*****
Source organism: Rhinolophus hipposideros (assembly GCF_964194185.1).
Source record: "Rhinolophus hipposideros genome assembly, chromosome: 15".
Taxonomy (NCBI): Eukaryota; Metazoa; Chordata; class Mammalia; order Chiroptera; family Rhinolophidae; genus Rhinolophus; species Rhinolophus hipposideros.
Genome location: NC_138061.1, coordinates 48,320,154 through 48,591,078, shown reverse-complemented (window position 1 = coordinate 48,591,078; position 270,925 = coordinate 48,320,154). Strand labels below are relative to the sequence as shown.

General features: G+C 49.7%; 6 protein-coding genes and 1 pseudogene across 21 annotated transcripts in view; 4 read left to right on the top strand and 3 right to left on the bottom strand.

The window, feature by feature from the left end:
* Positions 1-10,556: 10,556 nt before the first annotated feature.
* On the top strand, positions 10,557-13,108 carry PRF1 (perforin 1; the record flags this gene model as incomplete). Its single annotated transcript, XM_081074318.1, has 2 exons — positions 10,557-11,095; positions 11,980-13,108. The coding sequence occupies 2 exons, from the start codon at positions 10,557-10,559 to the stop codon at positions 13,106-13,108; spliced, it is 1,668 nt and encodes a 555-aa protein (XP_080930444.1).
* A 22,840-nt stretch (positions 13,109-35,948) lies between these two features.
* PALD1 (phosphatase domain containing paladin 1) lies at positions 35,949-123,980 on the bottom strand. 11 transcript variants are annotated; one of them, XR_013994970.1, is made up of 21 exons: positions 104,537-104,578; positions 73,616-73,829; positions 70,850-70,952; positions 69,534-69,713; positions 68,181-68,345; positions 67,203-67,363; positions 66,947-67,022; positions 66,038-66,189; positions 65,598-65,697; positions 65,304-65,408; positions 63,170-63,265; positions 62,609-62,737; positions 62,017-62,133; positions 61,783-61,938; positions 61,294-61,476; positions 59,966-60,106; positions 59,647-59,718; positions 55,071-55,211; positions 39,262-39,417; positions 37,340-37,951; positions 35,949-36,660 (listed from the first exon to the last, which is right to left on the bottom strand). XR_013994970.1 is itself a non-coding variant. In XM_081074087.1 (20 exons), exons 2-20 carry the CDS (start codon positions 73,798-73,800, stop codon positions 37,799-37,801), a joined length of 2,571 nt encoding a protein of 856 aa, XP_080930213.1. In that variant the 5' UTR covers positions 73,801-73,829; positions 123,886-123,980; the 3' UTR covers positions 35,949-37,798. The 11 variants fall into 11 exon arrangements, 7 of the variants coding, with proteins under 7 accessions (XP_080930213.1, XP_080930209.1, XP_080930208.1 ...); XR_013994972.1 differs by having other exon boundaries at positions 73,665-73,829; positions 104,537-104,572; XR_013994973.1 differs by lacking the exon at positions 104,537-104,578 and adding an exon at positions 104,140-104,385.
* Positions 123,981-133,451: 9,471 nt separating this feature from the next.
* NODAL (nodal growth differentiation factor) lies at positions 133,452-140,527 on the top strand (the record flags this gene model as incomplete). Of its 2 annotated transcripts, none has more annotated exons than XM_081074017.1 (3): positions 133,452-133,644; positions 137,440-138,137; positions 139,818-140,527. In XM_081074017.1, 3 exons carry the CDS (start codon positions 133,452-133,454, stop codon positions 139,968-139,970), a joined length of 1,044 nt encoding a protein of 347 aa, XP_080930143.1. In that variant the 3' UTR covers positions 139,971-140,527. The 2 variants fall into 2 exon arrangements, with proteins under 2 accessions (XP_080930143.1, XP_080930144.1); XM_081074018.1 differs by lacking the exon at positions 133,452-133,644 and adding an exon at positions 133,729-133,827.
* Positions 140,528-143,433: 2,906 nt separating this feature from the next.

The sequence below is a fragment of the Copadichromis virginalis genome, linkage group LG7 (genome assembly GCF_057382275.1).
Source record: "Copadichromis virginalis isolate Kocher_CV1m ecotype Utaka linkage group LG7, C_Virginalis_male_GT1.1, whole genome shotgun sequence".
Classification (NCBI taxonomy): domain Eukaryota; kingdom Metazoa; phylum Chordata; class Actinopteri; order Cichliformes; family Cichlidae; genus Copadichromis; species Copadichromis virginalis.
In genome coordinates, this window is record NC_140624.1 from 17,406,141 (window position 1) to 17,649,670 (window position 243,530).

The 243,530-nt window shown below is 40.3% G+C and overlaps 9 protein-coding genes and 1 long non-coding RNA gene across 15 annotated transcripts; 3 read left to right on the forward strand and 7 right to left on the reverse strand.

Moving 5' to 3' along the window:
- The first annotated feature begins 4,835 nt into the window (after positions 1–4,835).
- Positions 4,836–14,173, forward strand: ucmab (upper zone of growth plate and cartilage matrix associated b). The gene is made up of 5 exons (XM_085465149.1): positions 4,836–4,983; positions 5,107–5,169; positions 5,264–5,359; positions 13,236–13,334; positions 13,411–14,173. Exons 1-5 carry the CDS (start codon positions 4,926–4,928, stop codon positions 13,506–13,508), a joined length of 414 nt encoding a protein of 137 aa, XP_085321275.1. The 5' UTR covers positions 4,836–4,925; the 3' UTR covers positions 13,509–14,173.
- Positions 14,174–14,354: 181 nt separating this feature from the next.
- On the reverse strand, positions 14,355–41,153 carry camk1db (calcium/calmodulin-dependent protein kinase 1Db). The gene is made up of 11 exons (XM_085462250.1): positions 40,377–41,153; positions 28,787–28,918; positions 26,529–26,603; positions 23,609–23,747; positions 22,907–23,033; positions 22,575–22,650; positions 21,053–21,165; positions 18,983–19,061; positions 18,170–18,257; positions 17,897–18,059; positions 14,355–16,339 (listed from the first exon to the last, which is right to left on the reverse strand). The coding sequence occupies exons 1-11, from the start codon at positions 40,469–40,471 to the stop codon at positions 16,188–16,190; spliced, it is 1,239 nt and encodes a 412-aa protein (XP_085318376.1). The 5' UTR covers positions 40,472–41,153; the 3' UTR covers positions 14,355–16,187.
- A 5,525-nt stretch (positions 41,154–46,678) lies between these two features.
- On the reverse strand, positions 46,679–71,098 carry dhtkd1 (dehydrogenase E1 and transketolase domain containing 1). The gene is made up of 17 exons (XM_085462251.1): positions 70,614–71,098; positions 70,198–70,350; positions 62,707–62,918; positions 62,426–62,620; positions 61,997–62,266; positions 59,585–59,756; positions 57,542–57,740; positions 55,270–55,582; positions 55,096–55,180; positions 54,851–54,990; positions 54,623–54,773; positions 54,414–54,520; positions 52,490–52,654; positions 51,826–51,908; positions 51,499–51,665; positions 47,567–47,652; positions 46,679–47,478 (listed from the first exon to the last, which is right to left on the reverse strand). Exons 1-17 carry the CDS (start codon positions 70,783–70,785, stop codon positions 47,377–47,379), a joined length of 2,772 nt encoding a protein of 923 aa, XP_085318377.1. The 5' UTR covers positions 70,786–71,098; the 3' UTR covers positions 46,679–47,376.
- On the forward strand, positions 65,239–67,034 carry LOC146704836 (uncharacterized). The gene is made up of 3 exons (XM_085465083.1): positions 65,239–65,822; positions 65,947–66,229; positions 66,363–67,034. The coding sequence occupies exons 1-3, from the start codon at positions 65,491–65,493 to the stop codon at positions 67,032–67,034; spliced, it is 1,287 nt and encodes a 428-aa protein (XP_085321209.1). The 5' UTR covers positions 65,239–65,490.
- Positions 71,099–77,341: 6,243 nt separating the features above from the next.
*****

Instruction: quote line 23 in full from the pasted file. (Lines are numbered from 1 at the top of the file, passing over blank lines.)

- On the reverse strand, positions 14,355–41,153 carry camk1db (calcium/calmodulin-dependent protein kinase 1Db). The gene is made up of 11 exons (XM_085462250.1): positions 40,377–41,153; positions 28,787–28,918; positions 26,529–26,603; positions 23,609–23,747; positions 22,907–23,033; positions 22,575–22,650; positions 21,053–21,165; positions 18,983–19,061; positions 18,170–18,257; positions 17,897–18,059; positions 14,355–16,339 (listed from the first exon to the last, which is right to left on the reverse strand). The coding sequence occupies exons 1-11, from the start codon at positions 40,469–40,471 to the stop codon at positions 16,188–16,190; spliced, it is 1,239 nt and encodes a 412-aa protein (XP_085318376.1). The 5' UTR covers positions 40,472–41,153; the 3' UTR covers positions 14,355–16,187.